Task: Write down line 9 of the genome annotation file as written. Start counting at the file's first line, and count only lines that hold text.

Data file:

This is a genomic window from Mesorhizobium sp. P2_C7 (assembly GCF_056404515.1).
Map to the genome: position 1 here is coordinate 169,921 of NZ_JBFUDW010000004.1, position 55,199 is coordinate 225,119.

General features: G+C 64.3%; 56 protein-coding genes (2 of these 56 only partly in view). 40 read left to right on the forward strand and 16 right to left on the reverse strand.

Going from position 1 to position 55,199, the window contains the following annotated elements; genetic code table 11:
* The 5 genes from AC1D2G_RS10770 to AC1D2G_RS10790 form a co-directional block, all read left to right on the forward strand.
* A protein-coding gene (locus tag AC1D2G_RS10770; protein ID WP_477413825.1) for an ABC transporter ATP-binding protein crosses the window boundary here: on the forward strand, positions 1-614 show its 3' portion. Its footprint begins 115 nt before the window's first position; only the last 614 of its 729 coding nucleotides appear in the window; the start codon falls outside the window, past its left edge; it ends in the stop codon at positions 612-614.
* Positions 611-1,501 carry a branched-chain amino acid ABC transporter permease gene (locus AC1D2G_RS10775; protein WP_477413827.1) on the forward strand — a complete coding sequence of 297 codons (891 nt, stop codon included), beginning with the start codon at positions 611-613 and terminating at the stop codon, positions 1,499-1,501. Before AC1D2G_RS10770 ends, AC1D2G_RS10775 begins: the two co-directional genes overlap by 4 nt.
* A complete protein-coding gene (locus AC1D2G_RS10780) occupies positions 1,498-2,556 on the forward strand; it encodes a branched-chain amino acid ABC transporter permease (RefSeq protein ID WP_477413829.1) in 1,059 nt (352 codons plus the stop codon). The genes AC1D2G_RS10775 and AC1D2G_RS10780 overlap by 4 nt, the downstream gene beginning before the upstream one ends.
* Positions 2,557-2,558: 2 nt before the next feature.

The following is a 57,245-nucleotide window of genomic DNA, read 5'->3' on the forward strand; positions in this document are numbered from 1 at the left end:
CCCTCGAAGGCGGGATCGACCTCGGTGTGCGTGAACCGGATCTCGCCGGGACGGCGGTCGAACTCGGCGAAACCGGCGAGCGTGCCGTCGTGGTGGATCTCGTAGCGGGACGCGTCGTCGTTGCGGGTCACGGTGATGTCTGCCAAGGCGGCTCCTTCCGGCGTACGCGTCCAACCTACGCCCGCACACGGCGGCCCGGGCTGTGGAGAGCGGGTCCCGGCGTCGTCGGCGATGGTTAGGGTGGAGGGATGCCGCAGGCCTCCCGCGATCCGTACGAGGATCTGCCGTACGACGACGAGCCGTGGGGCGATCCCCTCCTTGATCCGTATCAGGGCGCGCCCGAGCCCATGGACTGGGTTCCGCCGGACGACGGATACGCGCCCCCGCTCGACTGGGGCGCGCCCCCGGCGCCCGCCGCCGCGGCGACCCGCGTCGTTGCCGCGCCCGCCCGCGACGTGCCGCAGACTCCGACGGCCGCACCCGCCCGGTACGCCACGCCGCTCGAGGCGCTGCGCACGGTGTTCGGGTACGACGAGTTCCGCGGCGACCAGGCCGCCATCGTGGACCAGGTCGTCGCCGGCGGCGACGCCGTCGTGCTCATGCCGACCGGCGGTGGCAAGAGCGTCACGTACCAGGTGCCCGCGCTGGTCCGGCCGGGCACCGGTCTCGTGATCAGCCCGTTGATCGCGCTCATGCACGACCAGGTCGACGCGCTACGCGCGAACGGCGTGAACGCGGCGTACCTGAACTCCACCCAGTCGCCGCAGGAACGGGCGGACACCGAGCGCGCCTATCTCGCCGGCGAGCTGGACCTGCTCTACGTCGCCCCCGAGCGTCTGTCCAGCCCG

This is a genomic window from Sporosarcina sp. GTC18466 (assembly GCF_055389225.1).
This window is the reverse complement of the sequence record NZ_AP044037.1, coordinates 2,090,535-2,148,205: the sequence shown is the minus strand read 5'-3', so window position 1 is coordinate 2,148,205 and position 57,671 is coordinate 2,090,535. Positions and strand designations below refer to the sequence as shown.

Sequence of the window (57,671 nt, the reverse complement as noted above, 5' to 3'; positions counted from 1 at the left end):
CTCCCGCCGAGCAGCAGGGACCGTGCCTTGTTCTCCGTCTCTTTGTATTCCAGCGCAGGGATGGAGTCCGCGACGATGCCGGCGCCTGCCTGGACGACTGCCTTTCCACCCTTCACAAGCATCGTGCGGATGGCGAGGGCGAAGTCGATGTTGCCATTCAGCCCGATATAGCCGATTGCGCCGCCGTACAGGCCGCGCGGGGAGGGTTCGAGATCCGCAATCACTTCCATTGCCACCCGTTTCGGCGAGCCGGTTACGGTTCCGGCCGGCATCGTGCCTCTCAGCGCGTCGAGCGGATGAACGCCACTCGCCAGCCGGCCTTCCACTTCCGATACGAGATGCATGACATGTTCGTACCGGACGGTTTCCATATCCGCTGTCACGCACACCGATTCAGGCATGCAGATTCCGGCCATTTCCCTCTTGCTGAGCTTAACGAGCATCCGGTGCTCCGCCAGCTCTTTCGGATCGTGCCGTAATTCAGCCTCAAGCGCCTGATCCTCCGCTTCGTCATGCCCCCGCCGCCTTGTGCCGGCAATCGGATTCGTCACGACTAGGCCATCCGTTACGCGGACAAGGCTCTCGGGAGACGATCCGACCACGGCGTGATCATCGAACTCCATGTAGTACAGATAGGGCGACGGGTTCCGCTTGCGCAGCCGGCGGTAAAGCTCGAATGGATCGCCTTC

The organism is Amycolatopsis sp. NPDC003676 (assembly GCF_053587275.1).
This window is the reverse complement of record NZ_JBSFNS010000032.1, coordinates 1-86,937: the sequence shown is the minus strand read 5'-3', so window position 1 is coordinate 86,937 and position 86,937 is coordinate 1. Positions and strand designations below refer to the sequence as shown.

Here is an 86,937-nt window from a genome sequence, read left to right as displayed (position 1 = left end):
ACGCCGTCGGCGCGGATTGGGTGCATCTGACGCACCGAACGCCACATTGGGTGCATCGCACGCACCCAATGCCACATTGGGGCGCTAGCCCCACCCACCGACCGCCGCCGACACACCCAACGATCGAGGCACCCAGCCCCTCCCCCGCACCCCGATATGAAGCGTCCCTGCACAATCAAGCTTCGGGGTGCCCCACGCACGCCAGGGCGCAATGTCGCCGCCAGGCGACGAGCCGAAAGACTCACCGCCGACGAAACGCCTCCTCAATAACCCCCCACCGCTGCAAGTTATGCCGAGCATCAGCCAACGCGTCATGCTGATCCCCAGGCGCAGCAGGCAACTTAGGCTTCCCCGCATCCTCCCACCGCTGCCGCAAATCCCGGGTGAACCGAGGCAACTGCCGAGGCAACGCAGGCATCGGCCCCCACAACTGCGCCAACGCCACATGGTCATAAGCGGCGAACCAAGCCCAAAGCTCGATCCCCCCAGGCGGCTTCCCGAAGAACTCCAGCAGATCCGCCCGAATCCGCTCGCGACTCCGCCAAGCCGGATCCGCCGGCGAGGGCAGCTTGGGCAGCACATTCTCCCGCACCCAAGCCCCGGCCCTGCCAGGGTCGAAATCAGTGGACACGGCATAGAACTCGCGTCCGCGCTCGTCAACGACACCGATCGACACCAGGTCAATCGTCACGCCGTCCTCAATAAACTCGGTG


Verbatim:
* Positions 2,557-2,558: 2 nt before the next feature.